Those are the two best adjectives to describe the bulk of The Wild Bunch, which notwithstanding its reputation as the movie with the violence, is mostly a character study of an old gunslinger, Pike Bishop (William Holden), the gang he's working with on the One Last Job they pick up while hiding out in Mexico, and his former partner, Deke Thornton (Robert Ryan), hired by the railroads to track Pike's wild bunch down and bring them back. Preferably dead. Antiheroes being the hot new thing in 1969, it's not surprising that Pike is a rather bleak and nasty fellow, without even the charisma that Warren Beatty and Faye Dunaway brought to Clyde Barrow and Bonnie Parker; Holden was more than capable of playing a vicious bastard when he had to; it was maybe even what he was best at, going as far back as his coming-out year in 1950, with the sardonic asshole he played in Sunset Blvd. registering far more deeply than his charming newspaperman in Born Yesterday. Here in The Wild Bunch, he barks and snaps, fixing his leathery face in a perpetual grimace - when he laughs giddily in one scene, it's stunning and almost grotesque, even in its warmth - and asks for none of our sympathy. He even rejects it, perhaps, when he takes glee in musing about how money is more important than family, or when he treats the usual Western topics of being true to your word and having dignity as a man by shouting the words out in a bullying rage.

There are other great performances in the film that persuasively argue that it's an indictment of the era whose death it depicts, and nervous condemnation of the kind of men who drove it; Ernest Borgnine, as Pike's second-in-command Dutch Engstrom, seems congenitally incapable of wearing a non-threatening expression for virtually all of the film. But Holden is the film's heart; its flinty, curdled, black heart. He is our Great Western Hero, with a fixed moral code and a thousand-yard stare of haunted nobility, and no matter how clearly Peckinpah prefers his killers to have a strong sense of duty, instead of the randomly violent gangs that implicitly take over (the film begins with children in an act of capricious, needless cruelty - animals were harmed in the making of this movie - and that sense that the Old West is giving way to a generation given to more barbarism, not less, echoes over the whole thing); no matter how much depth and nuance is granted to Pike and Deke in the flashback scenes that were cut after the film's premiere and not restored until 2002; through it all, Peckinpah remains clear-eyed about the basic brutality of his protagonists and the lives they lead. He sympathises with them as men without forgiving them their sins.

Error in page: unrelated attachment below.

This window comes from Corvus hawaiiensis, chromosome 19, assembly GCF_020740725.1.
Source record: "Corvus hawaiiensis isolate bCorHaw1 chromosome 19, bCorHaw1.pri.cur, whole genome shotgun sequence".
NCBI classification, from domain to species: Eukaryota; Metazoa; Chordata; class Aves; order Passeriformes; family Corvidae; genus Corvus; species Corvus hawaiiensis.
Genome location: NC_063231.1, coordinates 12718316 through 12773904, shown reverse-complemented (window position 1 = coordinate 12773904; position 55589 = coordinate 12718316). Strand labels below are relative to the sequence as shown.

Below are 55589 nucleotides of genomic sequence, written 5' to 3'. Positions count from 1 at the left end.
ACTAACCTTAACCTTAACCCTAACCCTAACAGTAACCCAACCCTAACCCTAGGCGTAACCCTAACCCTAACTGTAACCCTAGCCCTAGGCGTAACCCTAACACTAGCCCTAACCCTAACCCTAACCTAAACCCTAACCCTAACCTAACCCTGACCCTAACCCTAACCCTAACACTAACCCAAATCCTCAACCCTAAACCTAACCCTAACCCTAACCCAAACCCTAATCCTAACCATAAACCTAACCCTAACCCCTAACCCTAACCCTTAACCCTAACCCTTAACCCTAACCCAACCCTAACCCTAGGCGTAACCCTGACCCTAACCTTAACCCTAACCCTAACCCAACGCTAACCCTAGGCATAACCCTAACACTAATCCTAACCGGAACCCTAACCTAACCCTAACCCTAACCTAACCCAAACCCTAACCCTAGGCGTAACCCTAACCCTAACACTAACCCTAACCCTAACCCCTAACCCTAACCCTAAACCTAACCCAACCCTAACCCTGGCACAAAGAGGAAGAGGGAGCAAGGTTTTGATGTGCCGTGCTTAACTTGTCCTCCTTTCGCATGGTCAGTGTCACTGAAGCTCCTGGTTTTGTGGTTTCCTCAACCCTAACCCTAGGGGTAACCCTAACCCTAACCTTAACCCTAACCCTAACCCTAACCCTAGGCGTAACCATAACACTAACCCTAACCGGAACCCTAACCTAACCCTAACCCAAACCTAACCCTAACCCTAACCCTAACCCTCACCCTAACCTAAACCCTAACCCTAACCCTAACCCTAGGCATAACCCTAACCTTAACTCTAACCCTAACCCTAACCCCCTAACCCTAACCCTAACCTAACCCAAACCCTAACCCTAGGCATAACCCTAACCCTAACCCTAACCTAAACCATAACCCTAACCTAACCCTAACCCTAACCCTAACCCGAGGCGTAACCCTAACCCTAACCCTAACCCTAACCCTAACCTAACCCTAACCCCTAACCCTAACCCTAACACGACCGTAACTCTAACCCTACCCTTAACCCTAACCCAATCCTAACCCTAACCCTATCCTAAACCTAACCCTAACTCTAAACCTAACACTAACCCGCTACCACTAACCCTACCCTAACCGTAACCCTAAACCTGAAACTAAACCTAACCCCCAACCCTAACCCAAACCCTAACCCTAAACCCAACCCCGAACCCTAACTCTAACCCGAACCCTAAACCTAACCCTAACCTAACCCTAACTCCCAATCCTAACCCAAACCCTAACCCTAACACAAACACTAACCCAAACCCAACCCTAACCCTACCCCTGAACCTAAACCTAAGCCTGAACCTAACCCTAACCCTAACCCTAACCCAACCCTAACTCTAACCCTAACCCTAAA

The overriding sense of The Wild Bunch is not, however, nihilism; nor moral outrage. It is a sense of profound weariness. The longueurs between action, the drooping faces of the cast, the sand-blasted color palette in Lucien Ballard's cinematography, all of these contribute to that sense. This is a film about something old and exhausted collapsing and passing away, presented objectively and without sentiment in either direction. Some Westerns eulogise this passing as a sorry loss of a braver and more manly sensibility; some sweep away the old order as the savagery that had to be abandoned if civilisation was to take over. The Wild Bunch does neither: it bluntly supposes that the violent nature of men continues to perpetuate itself, even as one generation's particular form of violence gives way to the next. It's not a comforting film in the least, nor is it hopeful. But it reflects a society that hadn't all that much reason to hope, and it does so with a potency that still hits hard almost a half-century later.